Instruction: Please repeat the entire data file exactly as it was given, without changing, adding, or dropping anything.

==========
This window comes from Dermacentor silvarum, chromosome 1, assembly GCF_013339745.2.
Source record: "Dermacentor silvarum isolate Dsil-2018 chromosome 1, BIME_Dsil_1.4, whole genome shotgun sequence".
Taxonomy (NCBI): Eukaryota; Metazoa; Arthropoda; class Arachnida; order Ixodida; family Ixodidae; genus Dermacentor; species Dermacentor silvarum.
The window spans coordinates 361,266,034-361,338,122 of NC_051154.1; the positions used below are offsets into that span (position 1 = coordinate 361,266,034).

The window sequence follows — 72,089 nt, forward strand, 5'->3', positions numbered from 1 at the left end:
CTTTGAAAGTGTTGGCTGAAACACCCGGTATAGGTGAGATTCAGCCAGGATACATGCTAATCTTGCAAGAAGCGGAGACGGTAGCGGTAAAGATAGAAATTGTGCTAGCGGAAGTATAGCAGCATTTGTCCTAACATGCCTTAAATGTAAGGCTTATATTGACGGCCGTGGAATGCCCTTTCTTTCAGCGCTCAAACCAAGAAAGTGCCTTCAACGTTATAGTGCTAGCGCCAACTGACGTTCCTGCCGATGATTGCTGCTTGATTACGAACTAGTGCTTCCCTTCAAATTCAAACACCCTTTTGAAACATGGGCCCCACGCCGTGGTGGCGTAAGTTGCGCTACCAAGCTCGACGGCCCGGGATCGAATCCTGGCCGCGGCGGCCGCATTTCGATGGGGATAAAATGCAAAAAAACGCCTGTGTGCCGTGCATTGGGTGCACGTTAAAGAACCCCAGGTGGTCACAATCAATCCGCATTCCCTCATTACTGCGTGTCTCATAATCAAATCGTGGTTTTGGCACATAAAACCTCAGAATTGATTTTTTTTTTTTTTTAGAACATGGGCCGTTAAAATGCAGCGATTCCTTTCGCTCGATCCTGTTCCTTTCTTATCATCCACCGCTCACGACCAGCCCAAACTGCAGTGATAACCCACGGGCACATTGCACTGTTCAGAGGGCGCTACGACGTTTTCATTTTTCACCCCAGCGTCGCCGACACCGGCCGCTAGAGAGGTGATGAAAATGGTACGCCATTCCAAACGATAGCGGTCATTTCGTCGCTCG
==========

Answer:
This window comes from Dermacentor silvarum, chromosome 1, assembly GCF_013339745.2.
Source record: "Dermacentor silvarum isolate Dsil-2018 chromosome 1, BIME_Dsil_1.4, whole genome shotgun sequence".
Taxonomy (NCBI): Eukaryota; Metazoa; Arthropoda; class Arachnida; order Ixodida; family Ixodidae; genus Dermacentor; species Dermacentor silvarum.
The window spans coordinates 361,266,034-361,338,122 of NC_051154.1; the positions used below are offsets into that span (position 1 = coordinate 361,266,034).

The window sequence follows — 72,089 nt, forward strand, 5'->3', positions numbered from 1 at the left end:
CTTTGAAAGTGTTGGCTGAAACACCCGGTATAGGTGAGATTCAGCCAGGATACATGCTAATCTTGCAAGAAGCGGAGACGGTAGCGGTAAAGATAGAAATTGTGCTAGCGGAAGTATAGCAGCATTTGTCCTAACATGCCTTAAATGTAAGGCTTATATTGACGGCCGTGGAATGCCCTTTCTTTCAGCGCTCAAACCAAGAAAGTGCCTTCAACGTTATAGTGCTAGCGCCAACTGACGTTCCTGCCGATGATTGCTGCTTGATTACGAACTAGTGCTTCCCTTCAAATTCAAACACCCTTTTGAAACATGGGCCCCACGCCGTGGTGGCGTAAGTTGCGCTACCAAGCTCGACGGCCCGGGATCGAATCCTGGCCGCGGCGGCCGCATTTCGATGGGGATAAAATGCAAAAAAACGCCTGTGTGCCGTGCATTGGGTGCACGTTAAAGAACCCCAGGTGGTCACAATCAATCCGCATTCCCTCATTACTGCGTGTCTCATAATCAAATCGTGGTTTTGGCACATAAAACCTCAGAATTGATTTTTTTTTTTTTTTAGAACATGGGCCGTTAAAATGCAGCGATTCCTTTCGCTCGATCCTGTTCCTTTCTTATCATCCACCGCTCACGACCAGCCCAAACTGCAGTGATAACCCACGGGCACATTGCACTGTTCAGAGGGCGCTACGACGTTTTCATTTTTCACCCCAGCGTCGCCGACACCGGCCGCTAGAGAGGTGATGAAAATGGTACGCCATTCCAAACGATAGCGGTCATTTCGTCGCTCG